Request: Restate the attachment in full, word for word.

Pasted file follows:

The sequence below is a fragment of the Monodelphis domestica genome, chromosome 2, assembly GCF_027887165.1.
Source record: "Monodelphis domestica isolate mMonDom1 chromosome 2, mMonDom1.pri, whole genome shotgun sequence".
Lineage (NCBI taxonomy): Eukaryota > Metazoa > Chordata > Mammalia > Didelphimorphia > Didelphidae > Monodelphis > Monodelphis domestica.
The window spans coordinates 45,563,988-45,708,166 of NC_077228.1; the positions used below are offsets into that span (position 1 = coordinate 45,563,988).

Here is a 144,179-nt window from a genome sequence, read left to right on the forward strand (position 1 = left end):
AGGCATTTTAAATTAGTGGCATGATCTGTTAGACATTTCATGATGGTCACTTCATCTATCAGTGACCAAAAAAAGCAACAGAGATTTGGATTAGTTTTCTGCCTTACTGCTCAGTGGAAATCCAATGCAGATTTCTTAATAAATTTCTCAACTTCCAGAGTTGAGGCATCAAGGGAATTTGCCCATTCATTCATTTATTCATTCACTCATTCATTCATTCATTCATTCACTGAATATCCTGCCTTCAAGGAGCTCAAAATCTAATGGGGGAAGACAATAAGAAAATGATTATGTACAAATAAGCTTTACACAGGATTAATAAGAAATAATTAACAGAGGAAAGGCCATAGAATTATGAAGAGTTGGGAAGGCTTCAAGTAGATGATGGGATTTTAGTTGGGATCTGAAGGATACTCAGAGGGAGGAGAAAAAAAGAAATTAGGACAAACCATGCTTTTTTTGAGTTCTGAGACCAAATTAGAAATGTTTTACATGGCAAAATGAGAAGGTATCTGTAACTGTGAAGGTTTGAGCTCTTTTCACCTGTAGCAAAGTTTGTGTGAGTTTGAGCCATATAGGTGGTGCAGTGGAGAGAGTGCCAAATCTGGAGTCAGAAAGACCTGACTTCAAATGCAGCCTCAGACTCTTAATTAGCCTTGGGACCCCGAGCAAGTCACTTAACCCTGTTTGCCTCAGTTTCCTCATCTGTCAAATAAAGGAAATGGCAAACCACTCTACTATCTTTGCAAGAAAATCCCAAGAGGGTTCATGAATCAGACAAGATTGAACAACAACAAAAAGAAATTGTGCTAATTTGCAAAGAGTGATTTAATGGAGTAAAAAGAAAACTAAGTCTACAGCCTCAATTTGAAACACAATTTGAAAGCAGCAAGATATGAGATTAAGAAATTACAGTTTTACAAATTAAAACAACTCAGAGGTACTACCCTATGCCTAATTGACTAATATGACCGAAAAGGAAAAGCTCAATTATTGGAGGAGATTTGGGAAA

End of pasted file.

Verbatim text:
The sequence below is a fragment of the Monodelphis domestica genome, chromosome 2, assembly GCF_027887165.1.
Source record: "Monodelphis domestica isolate mMonDom1 chromosome 2, mMonDom1.pri, whole genome shotgun sequence".
Lineage (NCBI taxonomy): Eukaryota > Metazoa > Chordata > Mammalia > Didelphimorphia > Didelphidae > Monodelphis > Monodelphis domestica.
The window spans coordinates 45,563,988-45,708,166 of NC_077228.1; the positions used below are offsets into that span (position 1 = coordinate 45,563,988).

Here is a 144,179-nt window from a genome sequence, read left to right on the forward strand (position 1 = left end):
AGGCATTTTAAATTAGTGGCATGATCTGTTAGACATTTCATGATGGTCACTTCATCTATCAGTGACCAAAAAAAGCAACAGAGATTTGGATTAGTTTTCTGCCTTACTGCTCAGTGGAAATCCAATGCAGATTTCTTAATAAATTTCTCAACTTCCAGAGTTGAGGCATCAAGGGAATTTGCCCATTCATTCATTTATTCATTCACTCATTCATTCATTCATTCATTCACTGAATATCCTGCCTTCAAGGAGCTCAAAATCTAATGGGGGAAGACAATAAGAAAATGATTATGTACAAATAAGCTTTACACAGGATTAATAAGAAATAATTAACAGAGGAAAGGCCATAGAATTATGAAGAGTTGGGAAGGCTTCAAGTAGATGATGGGATTTTAGTTGGGATCTGAAGGATACTCAGAGGGAGGAGAAAAAAAGAAATTAGGACAAACCATGCTTTTTTTGAGTTCTGAGACCAAATTAGAAATGTTTTACATGGCAAAATGAGAAGGTATCTGTAACTGTGAAGGTTTGAGCTCTTTTCACCTGTAGCAAAGTTTGTGTGAGTTTGAGCCATATAGGTGGTGCAGTGGAGAGAGTGCCAAATCTGGAGTCAGAAAGACCTGACTTCAAATGCAGCCTCAGACTCTTAATTAGCCTTGGGACCCCGAGCAAGTCACTTAACCCTGTTTGCCTCAGTTTCCTCATCTGTCAAATAAAGGAAATGGCAAACCACTCTACTATCTTTGCAAGAAAATCCCAAGAGGGTTCATGAATCAGACAAGATTGAACAACAACAAAAAGAAATTGTGCTAATTTGCAAAGAGTGATTTAATGGAGTAAAAAGAAAACTAAGTCTACAGCCTCAATTTGAAACACAATTTGAAAGCAGCAAGATATGAGATTAAGAAATTACAGTTTTACAAATTAAAACAACTCAGAGGTACTACCCTATGCCTAATTGACTAATATGACCGAAAAGGAAAAGCTCAATTATTGGAGGAGATTTGGGAAA